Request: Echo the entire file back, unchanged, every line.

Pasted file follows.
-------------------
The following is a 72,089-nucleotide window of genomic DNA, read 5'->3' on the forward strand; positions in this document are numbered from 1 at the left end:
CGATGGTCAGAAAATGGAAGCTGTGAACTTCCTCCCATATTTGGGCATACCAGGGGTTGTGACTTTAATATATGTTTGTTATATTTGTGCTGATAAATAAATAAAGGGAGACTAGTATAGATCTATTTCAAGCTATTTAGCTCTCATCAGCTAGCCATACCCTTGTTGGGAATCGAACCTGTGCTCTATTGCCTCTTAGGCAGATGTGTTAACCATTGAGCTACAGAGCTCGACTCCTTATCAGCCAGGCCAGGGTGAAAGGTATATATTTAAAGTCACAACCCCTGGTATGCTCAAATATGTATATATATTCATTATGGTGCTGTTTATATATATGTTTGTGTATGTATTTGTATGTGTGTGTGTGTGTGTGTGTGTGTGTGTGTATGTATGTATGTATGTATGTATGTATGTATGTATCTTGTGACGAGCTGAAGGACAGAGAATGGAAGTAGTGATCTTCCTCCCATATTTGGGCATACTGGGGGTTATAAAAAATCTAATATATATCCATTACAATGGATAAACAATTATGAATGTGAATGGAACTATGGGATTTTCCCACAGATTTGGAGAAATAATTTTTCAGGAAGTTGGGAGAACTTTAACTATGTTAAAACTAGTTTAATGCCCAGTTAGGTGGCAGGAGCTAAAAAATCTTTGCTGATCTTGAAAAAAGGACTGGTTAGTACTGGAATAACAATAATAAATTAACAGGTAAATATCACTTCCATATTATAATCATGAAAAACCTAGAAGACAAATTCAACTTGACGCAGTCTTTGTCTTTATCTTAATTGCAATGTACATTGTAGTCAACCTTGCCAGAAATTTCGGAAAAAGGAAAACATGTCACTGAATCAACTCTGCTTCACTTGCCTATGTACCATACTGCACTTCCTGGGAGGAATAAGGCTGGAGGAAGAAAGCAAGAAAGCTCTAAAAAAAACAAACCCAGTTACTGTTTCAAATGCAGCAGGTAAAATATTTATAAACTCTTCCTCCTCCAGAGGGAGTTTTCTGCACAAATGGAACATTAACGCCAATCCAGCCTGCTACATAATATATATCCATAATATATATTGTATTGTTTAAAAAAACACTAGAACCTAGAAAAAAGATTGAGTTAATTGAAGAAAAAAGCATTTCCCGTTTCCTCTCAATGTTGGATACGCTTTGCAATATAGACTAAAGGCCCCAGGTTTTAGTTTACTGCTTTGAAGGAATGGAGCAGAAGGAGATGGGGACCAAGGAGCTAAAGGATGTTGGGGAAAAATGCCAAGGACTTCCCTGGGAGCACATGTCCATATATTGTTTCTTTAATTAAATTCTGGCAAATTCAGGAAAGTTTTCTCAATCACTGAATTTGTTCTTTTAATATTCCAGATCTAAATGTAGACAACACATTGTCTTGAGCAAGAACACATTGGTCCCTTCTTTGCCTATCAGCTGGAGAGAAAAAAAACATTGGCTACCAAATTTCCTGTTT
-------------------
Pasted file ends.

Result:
The following is a 72,089-nucleotide window of genomic DNA, read 5'->3' on the forward strand; positions in this document are numbered from 1 at the left end:
CGATGGTCAGAAAATGGAAGCTGTGAACTTCCTCCCATATTTGGGCATACCAGGGGTTGTGACTTTAATATATGTTTGTTATATTTGTGCTGATAAATAAATAAAGGGAGACTAGTATAGATCTATTTCAAGCTATTTAGCTCTCATCAGCTAGCCATACCCTTGTTGGGAATCGAACCTGTGCTCTATTGCCTCTTAGGCAGATGTGTTAACCATTGAGCTACAGAGCTCGACTCCTTATCAGCCAGGCCAGGGTGAAAGGTATATATTTAAAGTCACAACCCCTGGTATGCTCAAATATGTATATATATTCATTATGGTGCTGTTTATATATATGTTTGTGTATGTATTTGTATGTGTGTGTGTGTGTGTGTGTGTGTGTGTGTATGTATGTATGTATGTATGTATGTATGTATGTATCTTGTGACGAGCTGAAGGACAGAGAATGGAAGTAGTGATCTTCCTCCCATATTTGGGCATACTGGGGGTTATAAAAAATCTAATATATATCCATTACAATGGATAAACAATTATGAATGTGAATGGAACTATGGGATTTTCCCACAGATTTGGAGAAATAATTTTTCAGGAAGTTGGGAGAACTTTAACTATGTTAAAACTAGTTTAATGCCCAGTTAGGTGGCAGGAGCTAAAAAATCTTTGCTGATCTTGAAAAAAGGACTGGTTAGTACTGGAATAACAATAATAAATTAACAGGTAAATATCACTTCCATATTATAATCATGAAAAACCTAGAAGACAAATTCAACTTGACGCAGTCTTTGTCTTTATCTTAATTGCAATGTACATTGTAGTCAACCTTGCCAGAAATTTCGGAAAAAGGAAAACATGTCACTGAATCAACTCTGCTTCACTTGCCTATGTACCATACTGCACTTCCTGGGAGGAATAAGGCTGGAGGAAGAAAGCAAGAAAGCTCTAAAAAAAACAAACCCAGTTACTGTTTCAAATGCAGCAGGTAAAATATTTATAAACTCTTCCTCCTCCAGAGGGAGTTTTCTGCACAAATGGAACATTAACGCCAATCCAGCCTGCTACATAATATATATCCATAATATATATTGTATTGTTTAAAAAAACACTAGAACCTAGAAAAAAGATTGAGTTAATTGAAGAAAAAAGCATTTCCCGTTTCCTCTCAATGTTGGATACGCTTTGCAATATAGACTAAAGGCCCCAGGTTTTAGTTTACTGCTTTGAAGGAATGGAGCAGAAGGAGATGGGGACCAAGGAGCTAAAGGATGTTGGGGAAAAATGCCAAGGACTTCCCTGGGAGCACATGTCCATATATTGTTTCTTTAATTAAATTCTGGCAAATTCAGGAAAGTTTTCTCAATCACTGAATTTGTTCTTTTAATATTCCAGATCTAAATGTAGACAACACATTGTCTTGAGCAAGAACACATTGGTCCCTTCTTTGCCTATCAGCTGGAGAGAAAAAAAACATTGGCTACCAAATTTCCTGTTT